Over the course of the past decade, consumers have shown a tendency to start their end-of-year preparations and festive spending earlier and earlier in the year. This trend has been reinforced by annual discount-themed retail events like Black Friday and Prime Day, which Amazon has announced will be taking place again in October this year, creating a golden quarter for retailers in the three-month run-in to Christmas and New Year.
However, as we approach this year’s golden quarter, brands are facing a variety of challenges, including a prolonged cost of living crisis which looks likely to dampen consumer spending. Combined with a heightened emphasis on consumer data privacy, those responsible for marketing brands are looking for new ways to engage consumers, measure their campaigns and optimize their budgets, especially as this may be the last festive period where third-party cookies will be in operation. Testing is critical to take learnings into 2024.
The Rise of Retail Media
Fortunately, the emergence of identity capabilities to support a cookieless ecosystem, and unlock the value of first-party data, has led to the emergence of a whole new range of opportunities for brand marketers. The key to unlock these opportunities will be ‘data collaboration’ (i.e. bringing together data from external and internal data sources to unlock valuable consumer insights). Recent research by LiveRamp found that 94% of UK brand marketers are keen to collaborate with a partner to help enhance their first-party data strategies.
The recent boom in ad spending in retail media provides an excellent illustration of how data collaboration can work to the mutual advantage of brand advertisers, retailers and customers alike. Major retailers, particularly those with loyalty programs, have been quick to establish their own retail media networks, offering brand advertisers privacy-centric access to a consumer and purchase data and the opportunity to leverage that data (and combine it with the brand’s own) to design tailored offers and campaigns for consumers.
Our research found that 60% of UK brand marketers consider retail media an important part of their media plans this year. McKinsey likewise predicts that retail media networks could amount to $100bn in ad spending in the US by 2026. With spending on retail media leading the way, it’s likely that this golden quarter will help cement a new era of stronger data collaboration between brand marketers and a variety of external partners.
Data in Demand
With uncertainty clouding the economic outlook, it’s critical that marketers invest in marketing strategies that produce measurable business outcomes and benefit the bottom line. If your business isn’t already exploring the potential of data collaboration, you risk falling behind your competitors.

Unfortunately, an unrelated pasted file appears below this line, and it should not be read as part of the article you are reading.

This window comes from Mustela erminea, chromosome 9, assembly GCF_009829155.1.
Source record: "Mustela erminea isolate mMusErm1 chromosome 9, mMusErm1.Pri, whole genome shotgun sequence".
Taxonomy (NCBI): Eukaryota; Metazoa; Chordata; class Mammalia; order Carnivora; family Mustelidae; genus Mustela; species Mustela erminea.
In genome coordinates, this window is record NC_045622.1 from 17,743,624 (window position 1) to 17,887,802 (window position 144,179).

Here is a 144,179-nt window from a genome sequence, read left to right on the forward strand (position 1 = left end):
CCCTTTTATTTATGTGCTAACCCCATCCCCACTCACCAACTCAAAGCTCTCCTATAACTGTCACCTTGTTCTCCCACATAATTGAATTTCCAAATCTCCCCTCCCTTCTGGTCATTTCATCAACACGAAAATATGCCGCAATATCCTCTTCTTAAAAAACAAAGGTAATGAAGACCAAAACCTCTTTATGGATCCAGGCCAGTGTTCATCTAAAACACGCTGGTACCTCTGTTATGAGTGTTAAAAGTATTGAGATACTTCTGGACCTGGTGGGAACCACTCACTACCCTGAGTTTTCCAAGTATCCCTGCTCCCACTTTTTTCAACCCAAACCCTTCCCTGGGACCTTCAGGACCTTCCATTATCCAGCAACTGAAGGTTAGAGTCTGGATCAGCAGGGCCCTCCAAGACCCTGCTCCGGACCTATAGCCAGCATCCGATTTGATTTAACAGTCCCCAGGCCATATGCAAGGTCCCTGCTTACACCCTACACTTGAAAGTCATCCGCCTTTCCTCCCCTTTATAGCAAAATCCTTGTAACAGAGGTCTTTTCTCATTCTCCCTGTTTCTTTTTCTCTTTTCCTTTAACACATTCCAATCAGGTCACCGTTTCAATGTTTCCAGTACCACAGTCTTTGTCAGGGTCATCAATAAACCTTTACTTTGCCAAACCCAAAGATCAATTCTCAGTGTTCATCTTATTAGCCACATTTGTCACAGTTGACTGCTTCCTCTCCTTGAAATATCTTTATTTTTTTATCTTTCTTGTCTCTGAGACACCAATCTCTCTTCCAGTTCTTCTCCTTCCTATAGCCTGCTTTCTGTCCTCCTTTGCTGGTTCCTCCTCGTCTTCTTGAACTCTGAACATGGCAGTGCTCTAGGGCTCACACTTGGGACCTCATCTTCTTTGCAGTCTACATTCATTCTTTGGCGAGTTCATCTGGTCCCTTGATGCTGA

Getting their own first-party consumer data in shape is an excellent first step for brands beginning their data collaboration journey, as was the case for retailer Boots. Improving access to fragmented data internally should be considered an absolute priority, as a significant portion of potential digital revenue can be blocked by data silos inside an organization. By uniting these data silos, marketers are able to remove inconsistencies and achieve a deeper, more rounded understanding of consumers. This process can also lead to new efficiencies within a brand’s tech stack and help to optimize targeting and marketing strategies.
However, no matter how much data you have internally, it’s impossible to have an end-to-end picture of the consumer by yourself. With scale being one of the biggest challenges facing advertisers in the inevitable rapidly progressing ‘cookieless’ era, brands need to collaborate with multiple partners in order to have access to a meaningful amount of data and enable addressability. The brands who will win big this quarter will be those who have a plethora of partners and are collaborating via data clean rooms to scale up their addressable audiences.
Within the field of data collaboration, enhanced data clean rooms are a vital tech solution that can ensure this addressable data is accessible across the business and, crucially, can be made available in a privacy-conscious way. They are also the key tool in enabling collaboration with parties outside of the business.